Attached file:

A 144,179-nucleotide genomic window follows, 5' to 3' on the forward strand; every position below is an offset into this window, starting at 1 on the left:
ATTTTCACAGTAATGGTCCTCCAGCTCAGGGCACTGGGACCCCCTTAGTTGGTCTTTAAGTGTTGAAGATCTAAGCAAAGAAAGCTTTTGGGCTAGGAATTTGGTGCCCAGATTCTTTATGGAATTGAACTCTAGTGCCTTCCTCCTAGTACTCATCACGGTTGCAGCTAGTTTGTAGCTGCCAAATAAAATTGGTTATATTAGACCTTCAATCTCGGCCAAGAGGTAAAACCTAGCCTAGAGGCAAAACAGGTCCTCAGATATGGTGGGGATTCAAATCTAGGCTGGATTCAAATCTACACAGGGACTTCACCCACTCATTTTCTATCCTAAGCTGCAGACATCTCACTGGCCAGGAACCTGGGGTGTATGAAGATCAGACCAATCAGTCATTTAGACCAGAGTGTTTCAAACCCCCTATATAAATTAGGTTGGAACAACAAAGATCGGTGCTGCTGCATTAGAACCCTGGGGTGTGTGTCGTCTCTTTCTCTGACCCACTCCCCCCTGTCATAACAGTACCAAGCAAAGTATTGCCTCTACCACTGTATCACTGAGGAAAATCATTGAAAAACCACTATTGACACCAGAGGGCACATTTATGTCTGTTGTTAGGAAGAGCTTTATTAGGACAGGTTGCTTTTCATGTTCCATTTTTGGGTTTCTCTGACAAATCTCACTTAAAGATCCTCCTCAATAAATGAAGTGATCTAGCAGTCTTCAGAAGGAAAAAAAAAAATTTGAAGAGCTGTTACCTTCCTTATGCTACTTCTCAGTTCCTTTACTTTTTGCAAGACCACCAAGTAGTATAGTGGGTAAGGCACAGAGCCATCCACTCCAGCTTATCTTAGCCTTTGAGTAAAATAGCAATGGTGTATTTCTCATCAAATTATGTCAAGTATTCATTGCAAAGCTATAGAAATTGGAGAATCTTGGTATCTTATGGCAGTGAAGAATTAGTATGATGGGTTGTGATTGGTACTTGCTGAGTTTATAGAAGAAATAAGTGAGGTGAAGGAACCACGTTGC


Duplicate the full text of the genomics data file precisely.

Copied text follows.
A 144,179-nucleotide genomic window follows, 5' to 3' on the forward strand; every position below is an offset into this window, starting at 1 on the left:
ATTTTCACAGTAATGGTCCTCCAGCTCAGGGCACTGGGACCCCCTTAGTTGGTCTTTAAGTGTTGAAGATCTAAGCAAAGAAAGCTTTTGGGCTAGGAATTTGGTGCCCAGATTCTTTATGGAATTGAACTCTAGTGCCTTCCTCCTAGTACTCATCACGGTTGCAGCTAGTTTGTAGCTGCCAAATAAAATTGGTTATATTAGACCTTCAATCTCGGCCAAGAGGTAAAACCTAGCCTAGAGGCAAAACAGGTCCTCAGATATGGTGGGGATTCAAATCTAGGCTGGATTCAAATCTACACAGGGACTTCACCCACTCATTTTCTATCCTAAGCTGCAGACATCTCACTGGCCAGGAACCTGGGGTGTATGAAGATCAGACCAATCAGTCATTTAGACCAGAGTGTTTCAAACCCCCTATATAAATTAGGTTGGAACAACAAAGATCGGTGCTGCTGCATTAGAACCCTGGGGTGTGTGTCGTCTCTTTCTCTGACCCACTCCCCCCTGTCATAACAGTACCAAGCAAAGTATTGCCTCTACCACTGTATCACTGAGGAAAATCATTGAAAAACCACTATTGACACCAGAGGGCACATTTATGTCTGTTGTTAGGAAGAGCTTTATTAGGACAGGTTGCTTTTCATGTTCCATTTTTGGGTTTCTCTGACAAATCTCACTTAAAGATCCTCCTCAATAAATGAAGTGATCTAGCAGTCTTCAGAAGGAAAAAAAAAAATTTGAAGAGCTGTTACCTTCCTTATGCTACTTCTCAGTTCCTTTACTTTTTGCAAGACCACCAAGTAGTATAGTGGGTAAGGCACAGAGCCATCCACTCCAGCTTATCTTAGCCTTTGAGTAAAATAGCAATGGTGTATTTCTCATCAAATTATGTCAAGTATTCATTGCAAAGCTATAGAAATTGGAGAATCTTGGTATCTTATGGCAGTGAAGAATTAGTATGATGGGTTGTGATTGGTACTTGCTGAGTTTATAGAAGAAATAAGTGAGGTGAAGGAACCACGTTGC